In other words, almost a carbon copy of some of the merit pay proposals, but under a different name to fly under the radar and avoid any input from concerned educators. I see this as ideology over integrity. The program is voluntary, but Senator Madsen is hiding its true intent. But how did Senator Madsen even hear about this company and formulate the bill? The national, corporate “school reform” web strikes again! I need to find the campaign donor records of Senator Madsen and check them out. I wonder how much he received from large educational testing companies or pro-voucher organizations. The big corporate money and pro-voucher connections are everywhere.

The President of ABCTE, David Saba, is a businessman who spent much of his career working for Kaplan, another expensive testing and tutoring company. He takes quite a few potshots at the union in his blog and makes it very clear that he supports No Child Left Behind, especially the provisions about shutting down schools. Wouldn’t that worry Utah Senators who constantly worry about federal encroachment, especially one who actually sponsored a bill rejecting NCLB money? (Senator Margaret Dayton heads the Senate Education Committee and already passed the bill out of committee with a favorable recommendation.) Apparently not if big money and vouchers are involved.

The Board of Directors of ABCTE contains some impressive looking names and titles, but also some revealing ones. One director is the president of the Texas Institute for Education Reform. “Education Reform” is the rightwing codeword for pro-voucher, pro-merit pay, pro-privatization. Another director was actually hired away from the Alliance for School Choice and holds a simultaneous position doing research at the Goldwater Institute, another rightwing, explicitly pro-voucher advocacy group. Another lady works for ETS, the “non-profit organization” (I know it’s Wikipedia, but the NY Times article and blog quoted are solid.) that has “non-profit” monopolies on the SAT, TOEFL, GRE, and others including the CRAPI…I mean PRAXIS. The PRAXIS is ETS’s response to the “highly qualified teacher” requirement of NCLB. This test is the easiest way for a state to claim their teachers are “highly qualified” while spending no money and exerting no effort. Instead, teachers pay close to $300 to take two multiple-choice tests that “prove” they know both their subject matter and how to teach: a. Work with your student to find solutions to the problem. b. Belittle your student each time he misbehaves. c. Blame the government. d. All of the above. ETS makes a killing, the state checks off a box on their NCLB form, and the prospective teacher jumps through the hoop, rolls over, sits up, and begs for mercy. The American Board “Distinguished Teacher” test is almost identical: 4 hours of torturous bologna consisting of 5% multiple-choice questions about Instructional Knowledge and Professional Skills.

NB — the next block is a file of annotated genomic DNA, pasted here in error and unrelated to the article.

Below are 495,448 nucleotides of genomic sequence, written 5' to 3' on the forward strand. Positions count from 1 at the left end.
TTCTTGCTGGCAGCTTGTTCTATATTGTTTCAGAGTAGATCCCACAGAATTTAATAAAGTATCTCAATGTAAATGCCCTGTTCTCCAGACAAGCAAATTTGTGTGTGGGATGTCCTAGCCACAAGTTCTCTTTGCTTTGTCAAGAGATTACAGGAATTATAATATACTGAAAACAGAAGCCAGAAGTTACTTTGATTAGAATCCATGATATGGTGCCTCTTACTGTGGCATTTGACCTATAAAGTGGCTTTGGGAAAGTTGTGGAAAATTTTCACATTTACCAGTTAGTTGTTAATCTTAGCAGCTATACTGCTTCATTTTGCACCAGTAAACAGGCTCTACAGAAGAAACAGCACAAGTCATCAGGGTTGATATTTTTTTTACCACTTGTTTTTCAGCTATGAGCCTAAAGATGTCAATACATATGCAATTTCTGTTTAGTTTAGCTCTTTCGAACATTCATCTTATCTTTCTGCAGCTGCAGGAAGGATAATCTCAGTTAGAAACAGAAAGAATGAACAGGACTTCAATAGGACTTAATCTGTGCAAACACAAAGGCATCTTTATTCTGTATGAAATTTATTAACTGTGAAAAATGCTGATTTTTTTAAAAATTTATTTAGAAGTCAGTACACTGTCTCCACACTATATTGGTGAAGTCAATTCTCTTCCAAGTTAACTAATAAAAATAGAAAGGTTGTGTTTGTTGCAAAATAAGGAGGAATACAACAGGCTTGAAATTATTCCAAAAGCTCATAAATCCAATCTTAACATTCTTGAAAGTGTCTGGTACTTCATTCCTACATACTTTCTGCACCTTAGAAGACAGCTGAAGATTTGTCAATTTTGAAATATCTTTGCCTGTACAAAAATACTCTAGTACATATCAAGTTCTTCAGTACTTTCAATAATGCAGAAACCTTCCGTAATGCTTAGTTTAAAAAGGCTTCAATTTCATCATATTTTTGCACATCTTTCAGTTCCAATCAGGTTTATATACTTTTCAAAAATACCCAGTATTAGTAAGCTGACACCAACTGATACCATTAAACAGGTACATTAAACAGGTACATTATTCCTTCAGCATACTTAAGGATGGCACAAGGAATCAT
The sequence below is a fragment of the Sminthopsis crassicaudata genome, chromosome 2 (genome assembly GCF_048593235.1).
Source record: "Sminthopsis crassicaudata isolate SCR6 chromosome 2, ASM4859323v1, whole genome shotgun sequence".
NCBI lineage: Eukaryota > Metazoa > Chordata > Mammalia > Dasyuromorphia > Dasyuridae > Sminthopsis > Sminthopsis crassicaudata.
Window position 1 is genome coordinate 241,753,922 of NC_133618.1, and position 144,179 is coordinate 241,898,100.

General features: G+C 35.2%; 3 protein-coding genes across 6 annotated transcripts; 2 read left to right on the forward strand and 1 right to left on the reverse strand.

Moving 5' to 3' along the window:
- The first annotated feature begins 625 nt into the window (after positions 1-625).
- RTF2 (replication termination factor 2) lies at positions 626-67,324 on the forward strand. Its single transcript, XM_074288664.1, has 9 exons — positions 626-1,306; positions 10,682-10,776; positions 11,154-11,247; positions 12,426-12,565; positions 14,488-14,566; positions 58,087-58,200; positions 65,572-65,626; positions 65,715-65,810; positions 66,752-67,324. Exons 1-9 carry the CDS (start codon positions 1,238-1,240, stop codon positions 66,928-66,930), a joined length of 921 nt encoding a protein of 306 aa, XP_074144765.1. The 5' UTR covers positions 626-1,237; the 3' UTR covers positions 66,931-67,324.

It would appear that Senator Madsen and the other members of the Senate Education Committee had to answer for themselves two basic questions about this legislation. Should we in good faith commit resources, information, and proposals to the Merit Pay Task Force…or try to pass an arbitrary, one-sided proposal via a deceptive out-of-state mechanism? And second, should we define merit as a rigorous examination of all aspects of teaching by a well-known and respected teacher organization…or as passing a multiple-choice test and receiving a “pilot certification” from a front organization for “education reform” groups? Apparently, the answers come pretty easily if money and vouchers are involved. I wonder what the simple, multiple-choice test to become a legislator looks like?

1 comment:

Paul in Provo said...

Good article. Sen. Madsen and his ilk want to destroy public education. They see good money to be made in partnerships to build leaking-roofed charter schools with taxpayer money (he's not one of the crooks/legislators on the take in that particular school)or to turn the whole business over to private schools supported by vouchers from the rest of us taxpayers. One way of driving out the teachers is with this sort of "merit pay" scam that demoralizes teachers since they are not in charge of how the merit pay works. Please help change this state from a one-party state ruled by such arrogant Republicans.